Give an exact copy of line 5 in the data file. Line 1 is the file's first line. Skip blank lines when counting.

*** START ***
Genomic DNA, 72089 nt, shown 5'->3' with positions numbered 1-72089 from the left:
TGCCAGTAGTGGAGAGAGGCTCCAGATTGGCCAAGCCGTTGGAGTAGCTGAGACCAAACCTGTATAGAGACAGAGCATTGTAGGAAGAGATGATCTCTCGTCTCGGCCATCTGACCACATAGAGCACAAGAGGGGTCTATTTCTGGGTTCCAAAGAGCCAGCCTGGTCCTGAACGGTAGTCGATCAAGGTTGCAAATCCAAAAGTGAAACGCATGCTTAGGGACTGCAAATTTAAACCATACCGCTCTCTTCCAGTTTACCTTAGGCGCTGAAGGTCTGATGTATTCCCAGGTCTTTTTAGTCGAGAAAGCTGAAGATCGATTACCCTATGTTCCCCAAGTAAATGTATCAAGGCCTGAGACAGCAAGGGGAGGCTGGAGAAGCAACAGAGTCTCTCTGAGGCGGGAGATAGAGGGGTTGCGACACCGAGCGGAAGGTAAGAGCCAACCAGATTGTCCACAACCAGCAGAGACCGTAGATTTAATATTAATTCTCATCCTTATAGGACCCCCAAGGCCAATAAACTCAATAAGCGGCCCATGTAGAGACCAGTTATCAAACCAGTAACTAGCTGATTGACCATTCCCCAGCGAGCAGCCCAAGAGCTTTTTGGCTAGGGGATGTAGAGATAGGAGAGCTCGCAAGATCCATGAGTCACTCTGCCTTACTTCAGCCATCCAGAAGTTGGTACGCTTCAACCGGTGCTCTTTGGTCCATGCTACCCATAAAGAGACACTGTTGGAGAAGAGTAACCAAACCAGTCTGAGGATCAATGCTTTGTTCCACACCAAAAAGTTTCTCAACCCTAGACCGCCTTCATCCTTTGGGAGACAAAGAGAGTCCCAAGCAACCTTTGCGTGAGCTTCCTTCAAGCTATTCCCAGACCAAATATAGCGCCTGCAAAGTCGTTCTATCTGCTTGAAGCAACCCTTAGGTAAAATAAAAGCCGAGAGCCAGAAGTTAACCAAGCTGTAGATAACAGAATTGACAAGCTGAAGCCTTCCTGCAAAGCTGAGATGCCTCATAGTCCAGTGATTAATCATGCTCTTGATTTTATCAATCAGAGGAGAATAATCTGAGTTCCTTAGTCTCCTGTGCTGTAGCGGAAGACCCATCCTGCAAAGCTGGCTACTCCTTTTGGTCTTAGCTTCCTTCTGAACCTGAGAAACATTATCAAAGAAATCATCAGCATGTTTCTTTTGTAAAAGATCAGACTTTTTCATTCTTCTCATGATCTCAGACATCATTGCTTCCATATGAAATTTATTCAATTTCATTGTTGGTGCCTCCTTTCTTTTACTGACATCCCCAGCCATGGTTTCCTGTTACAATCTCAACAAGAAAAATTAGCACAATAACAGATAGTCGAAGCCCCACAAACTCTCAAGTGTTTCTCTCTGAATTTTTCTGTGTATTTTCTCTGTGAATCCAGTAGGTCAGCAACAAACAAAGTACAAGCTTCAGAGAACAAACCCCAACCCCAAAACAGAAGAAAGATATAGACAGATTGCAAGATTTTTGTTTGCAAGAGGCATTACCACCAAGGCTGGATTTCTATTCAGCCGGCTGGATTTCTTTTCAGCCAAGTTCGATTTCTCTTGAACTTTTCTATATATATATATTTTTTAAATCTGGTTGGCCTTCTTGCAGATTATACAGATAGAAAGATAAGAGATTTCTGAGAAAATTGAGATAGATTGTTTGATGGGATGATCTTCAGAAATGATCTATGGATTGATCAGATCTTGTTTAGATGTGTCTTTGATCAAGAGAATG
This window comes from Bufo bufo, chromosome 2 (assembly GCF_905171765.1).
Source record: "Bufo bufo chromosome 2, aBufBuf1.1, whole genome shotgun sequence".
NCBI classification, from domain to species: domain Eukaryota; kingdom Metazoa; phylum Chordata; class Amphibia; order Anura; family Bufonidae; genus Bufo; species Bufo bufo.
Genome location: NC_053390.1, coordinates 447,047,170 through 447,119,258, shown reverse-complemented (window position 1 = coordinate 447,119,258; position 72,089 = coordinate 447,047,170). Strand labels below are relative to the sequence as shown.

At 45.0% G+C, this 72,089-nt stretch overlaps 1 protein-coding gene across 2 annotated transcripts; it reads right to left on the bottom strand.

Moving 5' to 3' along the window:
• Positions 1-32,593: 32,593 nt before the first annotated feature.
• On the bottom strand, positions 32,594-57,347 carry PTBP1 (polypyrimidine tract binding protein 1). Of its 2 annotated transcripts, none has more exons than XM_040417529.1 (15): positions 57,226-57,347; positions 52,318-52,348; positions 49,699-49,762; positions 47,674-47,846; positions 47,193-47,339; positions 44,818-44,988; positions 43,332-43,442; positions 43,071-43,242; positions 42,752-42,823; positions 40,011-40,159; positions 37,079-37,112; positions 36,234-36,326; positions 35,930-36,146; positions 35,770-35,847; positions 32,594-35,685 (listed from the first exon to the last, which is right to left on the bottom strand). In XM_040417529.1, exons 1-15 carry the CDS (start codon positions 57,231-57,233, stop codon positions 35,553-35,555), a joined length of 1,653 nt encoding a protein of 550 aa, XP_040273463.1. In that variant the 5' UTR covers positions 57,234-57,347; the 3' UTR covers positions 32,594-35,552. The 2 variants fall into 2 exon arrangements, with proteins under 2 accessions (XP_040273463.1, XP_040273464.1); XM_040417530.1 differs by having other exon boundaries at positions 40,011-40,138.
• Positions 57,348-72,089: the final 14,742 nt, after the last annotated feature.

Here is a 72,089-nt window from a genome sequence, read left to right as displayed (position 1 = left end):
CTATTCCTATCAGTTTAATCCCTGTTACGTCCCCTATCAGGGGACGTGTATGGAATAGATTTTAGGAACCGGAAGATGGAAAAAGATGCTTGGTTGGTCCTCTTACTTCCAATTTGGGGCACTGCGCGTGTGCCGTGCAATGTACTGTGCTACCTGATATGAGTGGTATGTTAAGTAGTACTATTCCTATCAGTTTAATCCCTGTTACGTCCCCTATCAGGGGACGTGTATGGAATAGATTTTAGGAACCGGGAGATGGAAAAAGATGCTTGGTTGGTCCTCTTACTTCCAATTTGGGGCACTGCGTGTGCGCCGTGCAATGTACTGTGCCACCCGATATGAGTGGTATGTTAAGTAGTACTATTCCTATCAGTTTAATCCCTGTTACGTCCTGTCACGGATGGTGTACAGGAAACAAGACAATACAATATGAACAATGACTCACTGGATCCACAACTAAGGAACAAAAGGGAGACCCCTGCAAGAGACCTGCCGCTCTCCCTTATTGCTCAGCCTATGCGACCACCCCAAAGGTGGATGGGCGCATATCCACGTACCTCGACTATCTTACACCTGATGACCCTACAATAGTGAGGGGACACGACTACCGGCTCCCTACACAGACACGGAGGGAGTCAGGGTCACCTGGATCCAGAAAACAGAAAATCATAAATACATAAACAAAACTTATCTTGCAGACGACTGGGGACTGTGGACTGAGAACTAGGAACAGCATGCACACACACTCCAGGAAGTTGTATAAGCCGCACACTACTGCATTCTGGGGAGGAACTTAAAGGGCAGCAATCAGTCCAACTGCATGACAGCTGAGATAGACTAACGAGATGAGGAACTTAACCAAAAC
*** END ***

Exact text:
NCBI classification, from domain to species: domain Eukaryota; kingdom Metazoa; phylum Chordata; class Amphibia; order Anura; family Bufonidae; genus Bufo; species Bufo bufo.